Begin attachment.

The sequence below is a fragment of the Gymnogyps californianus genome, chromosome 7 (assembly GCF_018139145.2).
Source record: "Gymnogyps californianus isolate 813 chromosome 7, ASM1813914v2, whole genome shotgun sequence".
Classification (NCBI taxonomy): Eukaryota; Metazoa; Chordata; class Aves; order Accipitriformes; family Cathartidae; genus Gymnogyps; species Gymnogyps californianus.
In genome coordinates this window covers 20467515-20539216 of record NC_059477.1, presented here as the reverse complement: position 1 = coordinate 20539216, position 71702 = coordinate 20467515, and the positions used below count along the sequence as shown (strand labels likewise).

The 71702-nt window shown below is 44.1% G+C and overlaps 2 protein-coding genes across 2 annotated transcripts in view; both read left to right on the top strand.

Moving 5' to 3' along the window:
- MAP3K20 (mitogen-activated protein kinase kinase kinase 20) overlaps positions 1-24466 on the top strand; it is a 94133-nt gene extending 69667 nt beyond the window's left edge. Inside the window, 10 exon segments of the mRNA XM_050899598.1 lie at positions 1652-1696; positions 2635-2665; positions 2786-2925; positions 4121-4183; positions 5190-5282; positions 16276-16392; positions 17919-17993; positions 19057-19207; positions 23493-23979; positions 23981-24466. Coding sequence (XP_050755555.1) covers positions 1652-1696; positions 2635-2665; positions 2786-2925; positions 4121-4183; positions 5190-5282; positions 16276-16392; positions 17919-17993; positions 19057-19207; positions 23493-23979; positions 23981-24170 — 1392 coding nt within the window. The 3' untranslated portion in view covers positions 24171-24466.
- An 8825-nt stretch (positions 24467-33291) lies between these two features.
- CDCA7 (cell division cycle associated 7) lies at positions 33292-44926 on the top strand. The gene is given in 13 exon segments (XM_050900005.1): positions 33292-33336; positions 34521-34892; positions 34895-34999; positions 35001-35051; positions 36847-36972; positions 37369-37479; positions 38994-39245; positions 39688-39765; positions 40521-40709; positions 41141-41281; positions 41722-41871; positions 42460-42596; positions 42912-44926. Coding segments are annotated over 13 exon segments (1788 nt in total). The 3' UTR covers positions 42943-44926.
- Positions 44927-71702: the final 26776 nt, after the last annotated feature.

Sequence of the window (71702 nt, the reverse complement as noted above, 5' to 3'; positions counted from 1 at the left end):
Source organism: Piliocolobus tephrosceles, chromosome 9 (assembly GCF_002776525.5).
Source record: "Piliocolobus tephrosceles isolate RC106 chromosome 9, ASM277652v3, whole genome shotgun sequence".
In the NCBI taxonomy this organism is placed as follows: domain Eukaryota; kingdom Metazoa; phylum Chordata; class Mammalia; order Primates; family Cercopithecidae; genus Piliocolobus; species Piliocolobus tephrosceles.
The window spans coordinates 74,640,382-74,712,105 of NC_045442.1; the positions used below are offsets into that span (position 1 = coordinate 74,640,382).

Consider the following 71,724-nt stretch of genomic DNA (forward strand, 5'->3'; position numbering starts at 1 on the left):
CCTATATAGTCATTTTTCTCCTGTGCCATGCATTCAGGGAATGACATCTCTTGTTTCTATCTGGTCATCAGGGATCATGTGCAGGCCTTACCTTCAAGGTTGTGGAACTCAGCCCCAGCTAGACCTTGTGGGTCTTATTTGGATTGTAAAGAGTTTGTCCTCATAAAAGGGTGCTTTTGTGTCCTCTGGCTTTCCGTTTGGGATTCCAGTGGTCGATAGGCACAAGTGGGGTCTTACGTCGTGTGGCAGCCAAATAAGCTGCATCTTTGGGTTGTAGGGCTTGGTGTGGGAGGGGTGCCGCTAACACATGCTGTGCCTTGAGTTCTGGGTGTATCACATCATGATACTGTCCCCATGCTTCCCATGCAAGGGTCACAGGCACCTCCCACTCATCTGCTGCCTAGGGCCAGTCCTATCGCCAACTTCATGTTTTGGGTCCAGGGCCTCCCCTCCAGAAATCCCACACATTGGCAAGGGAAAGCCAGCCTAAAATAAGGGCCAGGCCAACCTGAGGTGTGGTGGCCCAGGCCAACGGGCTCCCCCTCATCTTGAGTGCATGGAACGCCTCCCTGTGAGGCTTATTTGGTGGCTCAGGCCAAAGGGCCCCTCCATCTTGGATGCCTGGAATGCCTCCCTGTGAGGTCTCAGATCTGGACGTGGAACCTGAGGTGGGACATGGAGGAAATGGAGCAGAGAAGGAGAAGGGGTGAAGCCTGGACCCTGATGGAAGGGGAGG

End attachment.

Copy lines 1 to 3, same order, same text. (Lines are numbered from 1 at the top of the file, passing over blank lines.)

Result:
The sequence below is a fragment of the Gymnogyps californianus genome, chromosome 7 (assembly GCF_018139145.2).
Source record: "Gymnogyps californianus isolate 813 chromosome 7, ASM1813914v2, whole genome shotgun sequence".
Classification (NCBI taxonomy): Eukaryota; Metazoa; Chordata; class Aves; order Accipitriformes; family Cathartidae; genus Gymnogyps; species Gymnogyps californianus.